Two men whose bodies were found inside a Garland apartment Friday morning may have died from carbon monoxide poisoning, police say.
Just before 10 a.m., Garland police and fire were asked to perform a welfare check at an apartment on the 200 block of South Barnes Drive after someone called to report two men who were unresponsive inside the residence.
Inside the apartment, officers found a gas-powered generator near one of the bodies. Officials said the key to the generator was, "in the on position with extension cords connected, but it appeared to be out of gas."
Witnesses told police they heard the generator running on Wednesday.
"This week has been very devastating," Garland police Ofc. Felicia Jones said. "Thousands have been without electricity, we've been without water, and so I can imagine families are going to go to those extreme measures to power their residences so they can have water, so they can have heat for their families."
First responders in North Texas have had hundreds of calls for carbon monoxide-related issues. Between Feb. 14 and Feb. 18, the Fort Worth Fire Department responded to 223 calls, and Dallas Fire-Rescue responded to 103 calls. Garland has had carbon monoxide calls too, but this was the first one to end in death in that city.
Carbon monoxide is colorless and odorless. The symptoms are flu-like. They include headache, dizziness, weakness, nausea, vomiting, chest pain and confusion.
The best way to tell if there is carbon monoxide present, is to have a working carbon monoxide detector.
Winter Weather Recovery
After several days of sub-freezing temperatures, some melting is expected Friday and Saturday.
The men were identified as 28-year-old Jose Anguiano Torres and 41-year-old Arnulfo Escalante Lopez, both residents of Garland.
The suspected cause of death is poisoning from carbon monoxide which can be lethal to humans and pets. The investigation is ongoing and the Dallas County Medical Examiner's Office will determine the official causes of death.
Unfortunately, deaths due to carbon monoxide poisoning tend to increase during times of severely cold weather, such as what was present across Texas this week.
Earlier this week, a 23-year-old Honduran immigrant died in Fort Worth after his electricity went out and he used a generator inside his home to try to keep his wife and young son warm, his family said.
Dallas Fire-Rescue said they had responded to 108 calls related to either carbon monoxide detectors or carbon monoxide emergencies and that one of them, on Feb. 14, was a fatality. Only one person from those calls was hospitalized, DFR said.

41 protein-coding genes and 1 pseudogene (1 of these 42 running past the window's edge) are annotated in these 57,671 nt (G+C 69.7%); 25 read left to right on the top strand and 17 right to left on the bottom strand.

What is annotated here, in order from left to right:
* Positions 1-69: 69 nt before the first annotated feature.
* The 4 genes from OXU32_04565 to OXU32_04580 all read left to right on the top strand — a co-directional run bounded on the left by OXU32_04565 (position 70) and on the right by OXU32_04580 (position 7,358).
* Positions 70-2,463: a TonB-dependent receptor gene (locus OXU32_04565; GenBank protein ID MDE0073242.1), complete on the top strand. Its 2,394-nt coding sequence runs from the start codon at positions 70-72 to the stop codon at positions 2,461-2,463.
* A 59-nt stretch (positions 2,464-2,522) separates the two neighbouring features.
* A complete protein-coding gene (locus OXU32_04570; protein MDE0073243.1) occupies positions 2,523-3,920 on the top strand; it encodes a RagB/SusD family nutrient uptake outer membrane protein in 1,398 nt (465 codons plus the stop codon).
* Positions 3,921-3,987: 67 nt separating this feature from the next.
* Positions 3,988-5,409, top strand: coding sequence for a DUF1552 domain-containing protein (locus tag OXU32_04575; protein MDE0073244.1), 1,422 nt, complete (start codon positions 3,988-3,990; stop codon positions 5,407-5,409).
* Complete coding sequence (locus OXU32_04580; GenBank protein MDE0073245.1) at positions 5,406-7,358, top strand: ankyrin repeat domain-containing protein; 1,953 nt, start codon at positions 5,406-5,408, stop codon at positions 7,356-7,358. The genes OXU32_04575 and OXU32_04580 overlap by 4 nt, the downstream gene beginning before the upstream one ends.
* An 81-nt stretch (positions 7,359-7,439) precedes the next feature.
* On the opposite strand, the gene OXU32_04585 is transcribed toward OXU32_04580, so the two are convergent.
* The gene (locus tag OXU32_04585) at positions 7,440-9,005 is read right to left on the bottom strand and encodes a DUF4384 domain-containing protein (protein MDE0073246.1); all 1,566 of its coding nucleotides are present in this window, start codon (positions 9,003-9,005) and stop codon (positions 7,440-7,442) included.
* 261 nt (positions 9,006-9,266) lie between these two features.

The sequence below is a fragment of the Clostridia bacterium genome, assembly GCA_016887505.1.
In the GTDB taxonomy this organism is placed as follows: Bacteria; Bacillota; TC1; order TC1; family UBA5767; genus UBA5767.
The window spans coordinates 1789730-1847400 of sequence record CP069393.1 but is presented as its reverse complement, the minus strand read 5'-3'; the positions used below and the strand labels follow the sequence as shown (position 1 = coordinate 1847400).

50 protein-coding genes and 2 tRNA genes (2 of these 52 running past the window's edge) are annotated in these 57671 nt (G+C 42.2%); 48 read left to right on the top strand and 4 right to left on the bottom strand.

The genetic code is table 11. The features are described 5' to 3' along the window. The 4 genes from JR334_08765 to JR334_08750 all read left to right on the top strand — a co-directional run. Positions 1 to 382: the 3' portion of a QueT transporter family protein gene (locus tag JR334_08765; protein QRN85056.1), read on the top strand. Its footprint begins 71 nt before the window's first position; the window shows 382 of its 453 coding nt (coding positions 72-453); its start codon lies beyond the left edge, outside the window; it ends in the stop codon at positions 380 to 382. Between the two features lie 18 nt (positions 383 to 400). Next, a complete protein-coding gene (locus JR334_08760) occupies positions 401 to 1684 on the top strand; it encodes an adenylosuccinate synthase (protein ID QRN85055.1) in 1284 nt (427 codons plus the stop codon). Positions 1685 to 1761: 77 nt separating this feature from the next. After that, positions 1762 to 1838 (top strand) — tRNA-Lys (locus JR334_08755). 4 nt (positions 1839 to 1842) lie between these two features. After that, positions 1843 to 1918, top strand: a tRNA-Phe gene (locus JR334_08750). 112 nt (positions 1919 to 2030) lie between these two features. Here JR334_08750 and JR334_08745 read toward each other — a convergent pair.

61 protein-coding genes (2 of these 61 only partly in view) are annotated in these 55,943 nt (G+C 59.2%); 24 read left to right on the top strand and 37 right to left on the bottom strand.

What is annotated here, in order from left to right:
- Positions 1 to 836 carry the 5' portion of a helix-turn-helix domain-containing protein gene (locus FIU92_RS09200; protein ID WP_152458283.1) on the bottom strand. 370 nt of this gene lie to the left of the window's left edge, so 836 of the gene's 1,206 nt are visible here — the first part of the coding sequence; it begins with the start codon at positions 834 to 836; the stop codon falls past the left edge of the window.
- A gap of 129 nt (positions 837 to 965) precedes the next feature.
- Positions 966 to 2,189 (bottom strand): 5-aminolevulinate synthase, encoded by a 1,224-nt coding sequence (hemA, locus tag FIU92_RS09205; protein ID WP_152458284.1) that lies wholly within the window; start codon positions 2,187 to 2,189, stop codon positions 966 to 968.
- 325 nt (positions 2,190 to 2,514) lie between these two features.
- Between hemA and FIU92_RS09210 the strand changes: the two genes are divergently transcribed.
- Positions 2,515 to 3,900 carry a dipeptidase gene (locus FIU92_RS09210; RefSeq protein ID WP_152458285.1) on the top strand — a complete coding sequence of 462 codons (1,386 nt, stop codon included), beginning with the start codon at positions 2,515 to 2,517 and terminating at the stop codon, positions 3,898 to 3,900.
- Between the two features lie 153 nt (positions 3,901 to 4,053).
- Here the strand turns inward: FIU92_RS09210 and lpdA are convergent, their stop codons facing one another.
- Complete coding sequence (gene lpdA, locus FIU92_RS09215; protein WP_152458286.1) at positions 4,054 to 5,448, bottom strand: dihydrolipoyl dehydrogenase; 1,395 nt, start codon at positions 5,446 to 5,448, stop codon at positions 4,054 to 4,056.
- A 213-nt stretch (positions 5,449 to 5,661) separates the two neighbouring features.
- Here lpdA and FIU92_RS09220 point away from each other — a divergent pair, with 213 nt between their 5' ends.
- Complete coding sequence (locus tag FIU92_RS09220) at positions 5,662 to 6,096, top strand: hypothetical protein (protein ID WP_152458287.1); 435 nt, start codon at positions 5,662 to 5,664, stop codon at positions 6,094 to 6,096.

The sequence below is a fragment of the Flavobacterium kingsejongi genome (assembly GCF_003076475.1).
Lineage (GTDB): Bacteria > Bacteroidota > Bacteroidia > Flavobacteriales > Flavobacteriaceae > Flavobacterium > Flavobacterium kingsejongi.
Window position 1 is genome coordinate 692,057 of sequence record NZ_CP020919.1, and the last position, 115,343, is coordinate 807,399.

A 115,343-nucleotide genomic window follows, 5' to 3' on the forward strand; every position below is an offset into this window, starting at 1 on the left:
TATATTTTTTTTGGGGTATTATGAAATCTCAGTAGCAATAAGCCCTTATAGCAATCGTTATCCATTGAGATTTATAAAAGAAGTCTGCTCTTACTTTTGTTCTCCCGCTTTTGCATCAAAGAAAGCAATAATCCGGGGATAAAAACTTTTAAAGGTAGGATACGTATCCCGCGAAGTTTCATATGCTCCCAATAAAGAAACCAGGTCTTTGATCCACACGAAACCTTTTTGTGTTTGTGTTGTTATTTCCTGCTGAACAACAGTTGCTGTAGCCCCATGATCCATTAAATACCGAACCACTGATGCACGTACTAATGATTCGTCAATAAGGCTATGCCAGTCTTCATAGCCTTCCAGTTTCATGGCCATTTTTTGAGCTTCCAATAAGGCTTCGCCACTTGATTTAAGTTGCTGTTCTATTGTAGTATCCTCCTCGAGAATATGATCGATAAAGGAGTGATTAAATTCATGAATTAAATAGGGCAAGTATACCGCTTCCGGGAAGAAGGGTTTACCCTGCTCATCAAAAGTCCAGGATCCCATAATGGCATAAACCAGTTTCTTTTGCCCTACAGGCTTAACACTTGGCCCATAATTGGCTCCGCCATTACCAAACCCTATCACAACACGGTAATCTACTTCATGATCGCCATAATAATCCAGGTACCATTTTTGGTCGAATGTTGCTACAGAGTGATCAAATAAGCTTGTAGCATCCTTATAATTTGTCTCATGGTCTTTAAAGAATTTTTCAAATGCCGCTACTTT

Experts warn generators, grills, camp stoves, or other gasoline, propane, natural gas, or charcoal-burning devices should never be used inside a home, basement, garage, or camper – or even outside near an open window, due to the potential for carbon monoxide poisoning.
The Centers for Disease Control and Prevention recommend every home should have at least one working carbon monoxide detector. The detector’s batteries should be checked at least twice annually, at the same time smoke detector batteries are checked.
Important CO Poisoning Prevention Tips: CDC
- Never use a gas range or oven to heat a home.
- Never leave the motor running in a vehicle parked in an enclosed or partially enclosed space, such as a garage.
- Never use a generator, pressure washer, or any gasoline-powered engine inside your home, basement, or garage or less than 20 feet from any window, door, or vent. Use an extension cord that is more than 20 feet long to keep the generator at a safe distance.
- When using a generator, use a battery-powered or battery backup CO detector in your home.
- Never run a generator, pressure washer, or any gasoline-powered engine inside a basement, garage, or other enclosed structure, even if the doors or windows are open, unless the equipment is professionally installed and vented. Keep vents and flues free of debris, especially if winds are high. Flying debris can block ventilation lines.
- Never use a charcoal grill, hibachi, lantern, or portable camping stove inside a home, tent, or camper.
- If conditions are too hot or too cold, seek shelter with friends or at a community shelter.
- If CO poisoning is suspected, call 911 or your local Poison Control Center at 1-800-222-1222 or consult a health care professional right away.